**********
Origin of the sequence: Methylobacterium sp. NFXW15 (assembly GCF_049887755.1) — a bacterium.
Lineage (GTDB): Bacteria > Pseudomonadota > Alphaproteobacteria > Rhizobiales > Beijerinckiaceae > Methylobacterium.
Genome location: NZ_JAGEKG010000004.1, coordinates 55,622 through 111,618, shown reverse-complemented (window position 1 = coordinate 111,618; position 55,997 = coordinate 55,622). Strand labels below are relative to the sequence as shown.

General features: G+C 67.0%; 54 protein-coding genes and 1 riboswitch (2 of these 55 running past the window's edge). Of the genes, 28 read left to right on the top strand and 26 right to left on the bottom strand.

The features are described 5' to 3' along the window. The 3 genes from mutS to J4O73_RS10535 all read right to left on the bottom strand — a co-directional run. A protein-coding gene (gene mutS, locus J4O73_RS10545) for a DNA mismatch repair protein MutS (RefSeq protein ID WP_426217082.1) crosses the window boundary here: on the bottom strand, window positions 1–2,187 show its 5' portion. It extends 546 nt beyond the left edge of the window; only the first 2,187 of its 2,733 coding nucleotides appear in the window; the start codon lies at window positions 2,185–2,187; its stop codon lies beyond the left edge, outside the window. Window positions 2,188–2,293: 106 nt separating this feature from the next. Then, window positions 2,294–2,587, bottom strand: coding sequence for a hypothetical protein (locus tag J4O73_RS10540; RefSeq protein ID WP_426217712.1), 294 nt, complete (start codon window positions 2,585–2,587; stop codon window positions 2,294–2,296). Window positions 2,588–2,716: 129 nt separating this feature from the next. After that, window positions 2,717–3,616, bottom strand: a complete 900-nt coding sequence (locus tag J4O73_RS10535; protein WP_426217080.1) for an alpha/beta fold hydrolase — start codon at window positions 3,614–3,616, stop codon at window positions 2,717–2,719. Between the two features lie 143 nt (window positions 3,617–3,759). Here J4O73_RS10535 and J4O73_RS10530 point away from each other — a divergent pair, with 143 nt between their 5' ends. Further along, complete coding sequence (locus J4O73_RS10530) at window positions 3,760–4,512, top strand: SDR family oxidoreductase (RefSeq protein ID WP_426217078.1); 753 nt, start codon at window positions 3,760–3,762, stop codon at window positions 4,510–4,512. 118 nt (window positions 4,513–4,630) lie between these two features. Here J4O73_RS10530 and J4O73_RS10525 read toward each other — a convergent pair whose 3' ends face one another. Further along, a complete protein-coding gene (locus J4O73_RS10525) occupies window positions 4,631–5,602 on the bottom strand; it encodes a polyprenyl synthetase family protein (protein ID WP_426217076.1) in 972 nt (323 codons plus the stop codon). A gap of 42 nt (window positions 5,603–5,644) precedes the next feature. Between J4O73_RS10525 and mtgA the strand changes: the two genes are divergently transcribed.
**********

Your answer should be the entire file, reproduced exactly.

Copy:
Origin of the sequence: Methylobacterium sp. NFXW15 (assembly GCF_049887755.1) — a bacterium.
Lineage (GTDB): Bacteria > Pseudomonadota > Alphaproteobacteria > Rhizobiales > Beijerinckiaceae > Methylobacterium.
Genome location: NZ_JAGEKG010000004.1, coordinates 55,622 through 111,618, shown reverse-complemented (window position 1 = coordinate 111,618; position 55,997 = coordinate 55,622). Strand labels below are relative to the sequence as shown.

General features: G+C 67.0%; 54 protein-coding genes and 1 riboswitch (2 of these 55 running past the window's edge). Of the genes, 28 read left to right on the top strand and 26 right to left on the bottom strand.

The features are described 5' to 3' along the window. The 3 genes from mutS to J4O73_RS10535 all read right to left on the bottom strand — a co-directional run. A protein-coding gene (gene mutS, locus J4O73_RS10545) for a DNA mismatch repair protein MutS (RefSeq protein ID WP_426217082.1) crosses the window boundary here: on the bottom strand, window positions 1–2,187 show its 5' portion. It extends 546 nt beyond the left edge of the window; only the first 2,187 of its 2,733 coding nucleotides appear in the window; the start codon lies at window positions 2,185–2,187; its stop codon lies beyond the left edge, outside the window. Window positions 2,188–2,293: 106 nt separating this feature from the next. Then, window positions 2,294–2,587, bottom strand: coding sequence for a hypothetical protein (locus tag J4O73_RS10540; RefSeq protein ID WP_426217712.1), 294 nt, complete (start codon window positions 2,585–2,587; stop codon window positions 2,294–2,296). Window positions 2,588–2,716: 129 nt separating this feature from the next. After that, window positions 2,717–3,616, bottom strand: a complete 900-nt coding sequence (locus tag J4O73_RS10535; protein WP_426217080.1) for an alpha/beta fold hydrolase — start codon at window positions 3,614–3,616, stop codon at window positions 2,717–2,719. Between the two features lie 143 nt (window positions 3,617–3,759). Here J4O73_RS10535 and J4O73_RS10530 point away from each other — a divergent pair, with 143 nt between their 5' ends. Further along, complete coding sequence (locus J4O73_RS10530) at window positions 3,760–4,512, top strand: SDR family oxidoreductase (RefSeq protein ID WP_426217078.1); 753 nt, start codon at window positions 3,760–3,762, stop codon at window positions 4,510–4,512. 118 nt (window positions 4,513–4,630) lie between these two features. Here J4O73_RS10530 and J4O73_RS10525 read toward each other — a convergent pair whose 3' ends face one another. Further along, a complete protein-coding gene (locus J4O73_RS10525) occupies window positions 4,631–5,602 on the bottom strand; it encodes a polyprenyl synthetase family protein (protein ID WP_426217076.1) in 972 nt (323 codons plus the stop codon). A gap of 42 nt (window positions 5,603–5,644) precedes the next feature. Between J4O73_RS10525 and mtgA the strand changes: the two genes are divergently transcribed.